Budget beer and spiked seltzer dominated during the pandemic

Customers have been turning away from domestic brews, instead preferring pricier imports, such as Corona, appropriately, and lower-calorie alternatives like White Claw or even straight-up liquor, particularly tequila. But the affordability and larger pack sizes have helped sales of domestic brands, such as Busch Light, Miller Lite and Natural Light, surge higher.

Budget beer has boomed for two reasons: price and familiarity, according to Daniel Blake, senior director of US value brands for Anheuser-Busch. He believes shoppers were in a “stock up” mode as people sheltered in place and had to limit their trips. People were also buying “larger and more trusted brands with an emphasis on affordability,” he told CNN Business.

Blake oversees marketing for Busch Light and Natural Light. Both beer brands have created viral promotions, including Bush Light’s dog adoption campaign that gave 500 people a three months’ supply of beer. Sales have risen since mid-March because they both “bring fun into [buyers’] lives and also do good.”
He said that the beer brands aren’t changing their marketing and are launching new products to sustain growth. For example, Busch Light is adding a limited-time apple-flavored beer in July. Natural Light is rolling out a variety pack of its Natty Light Seltzer brand with a new strawberry-kiwi flavor.
Natty Light Seltzer launched last summer and he said sales “exceeded our expectations.” Anheuser-Busch (BUD) has a number of spiked seltzer brands as it tries to dethrone White Claw and Truly from the top two spots — both combined have a market share of 77%. The remaining top three brands — Bud Light Seltzer, Corona Seltzer and Smirnoff — make up a combined 16% of sales, according to Nielsen.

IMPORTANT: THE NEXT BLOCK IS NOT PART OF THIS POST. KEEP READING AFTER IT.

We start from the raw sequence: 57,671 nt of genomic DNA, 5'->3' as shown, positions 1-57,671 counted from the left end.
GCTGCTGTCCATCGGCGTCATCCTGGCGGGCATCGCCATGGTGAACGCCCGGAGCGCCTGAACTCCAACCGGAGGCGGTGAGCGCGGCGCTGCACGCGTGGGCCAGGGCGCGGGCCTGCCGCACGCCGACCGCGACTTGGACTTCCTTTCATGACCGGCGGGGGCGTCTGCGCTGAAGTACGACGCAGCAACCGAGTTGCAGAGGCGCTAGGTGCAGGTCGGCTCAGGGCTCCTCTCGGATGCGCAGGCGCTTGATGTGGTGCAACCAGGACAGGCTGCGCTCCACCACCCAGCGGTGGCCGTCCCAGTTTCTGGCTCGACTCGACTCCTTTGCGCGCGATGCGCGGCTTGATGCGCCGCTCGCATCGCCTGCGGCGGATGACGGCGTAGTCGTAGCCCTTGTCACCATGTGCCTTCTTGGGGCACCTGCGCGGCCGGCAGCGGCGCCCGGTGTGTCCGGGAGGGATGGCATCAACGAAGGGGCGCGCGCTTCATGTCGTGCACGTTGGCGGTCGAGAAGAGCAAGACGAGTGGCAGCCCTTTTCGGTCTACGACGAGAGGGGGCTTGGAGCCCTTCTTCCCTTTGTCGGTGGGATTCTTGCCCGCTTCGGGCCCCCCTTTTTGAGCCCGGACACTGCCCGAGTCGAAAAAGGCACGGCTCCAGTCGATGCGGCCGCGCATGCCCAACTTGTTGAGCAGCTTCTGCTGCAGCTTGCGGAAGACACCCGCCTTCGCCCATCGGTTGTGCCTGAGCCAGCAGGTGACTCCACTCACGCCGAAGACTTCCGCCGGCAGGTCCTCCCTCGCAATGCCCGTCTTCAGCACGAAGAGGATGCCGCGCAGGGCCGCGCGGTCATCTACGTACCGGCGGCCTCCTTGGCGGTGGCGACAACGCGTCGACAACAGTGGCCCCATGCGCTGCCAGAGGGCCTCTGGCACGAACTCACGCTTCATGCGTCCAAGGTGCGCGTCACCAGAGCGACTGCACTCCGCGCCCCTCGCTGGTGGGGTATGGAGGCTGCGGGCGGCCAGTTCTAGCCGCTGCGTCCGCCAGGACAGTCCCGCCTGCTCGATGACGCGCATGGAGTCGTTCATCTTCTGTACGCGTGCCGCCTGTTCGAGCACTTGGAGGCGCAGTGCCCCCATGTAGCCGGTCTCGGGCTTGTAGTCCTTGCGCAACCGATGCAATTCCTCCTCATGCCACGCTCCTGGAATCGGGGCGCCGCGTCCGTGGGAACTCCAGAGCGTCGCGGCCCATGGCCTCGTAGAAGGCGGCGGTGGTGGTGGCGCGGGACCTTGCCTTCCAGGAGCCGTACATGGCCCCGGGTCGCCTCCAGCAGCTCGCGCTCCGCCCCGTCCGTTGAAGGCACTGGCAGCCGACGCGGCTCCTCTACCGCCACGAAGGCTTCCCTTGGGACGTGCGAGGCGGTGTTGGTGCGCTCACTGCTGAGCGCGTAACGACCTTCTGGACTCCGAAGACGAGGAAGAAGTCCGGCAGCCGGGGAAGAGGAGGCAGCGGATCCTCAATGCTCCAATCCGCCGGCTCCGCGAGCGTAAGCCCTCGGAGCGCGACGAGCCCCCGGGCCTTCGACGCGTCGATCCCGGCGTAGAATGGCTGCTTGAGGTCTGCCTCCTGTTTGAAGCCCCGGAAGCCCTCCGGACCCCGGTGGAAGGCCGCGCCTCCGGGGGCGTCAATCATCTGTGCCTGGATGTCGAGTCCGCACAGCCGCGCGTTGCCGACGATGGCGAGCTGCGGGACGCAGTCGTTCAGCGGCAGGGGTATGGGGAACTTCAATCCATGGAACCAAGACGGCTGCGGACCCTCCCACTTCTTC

The category is keeping its monster-growth pace, leading to several brands launching new spiked seltzers at a dizzying clip. Last month, Anheuser-Busch launched Social Club Seltzer, a premium seltzer with cocktail flavors, like an Old Fashioned.

Seltzers have racked up nearly $1 billion in sales from March 7 to May 30, according to Nielsen. In comparison, spiked seltzer sales totaled $1.5 billion in all of 2019. That makes it an enviable category for large and small alcohol companies to dip their toes into, even if competition keeps tightening.

“Within the hugely successful and growing hard seltzer segment, new and ‘old’ brands alike can succeed even if their market share is relatively small or declining, because the total pool of sales of hard seltzer within US retail is growing at such a high rate,” Danelle Kosmal, VP of Beverage Alcohol at Nielsen, told CNN Business.

“As such, with new launch after new launch, manufacturers may lose market share but continue growing their sales,” she added.

Source Article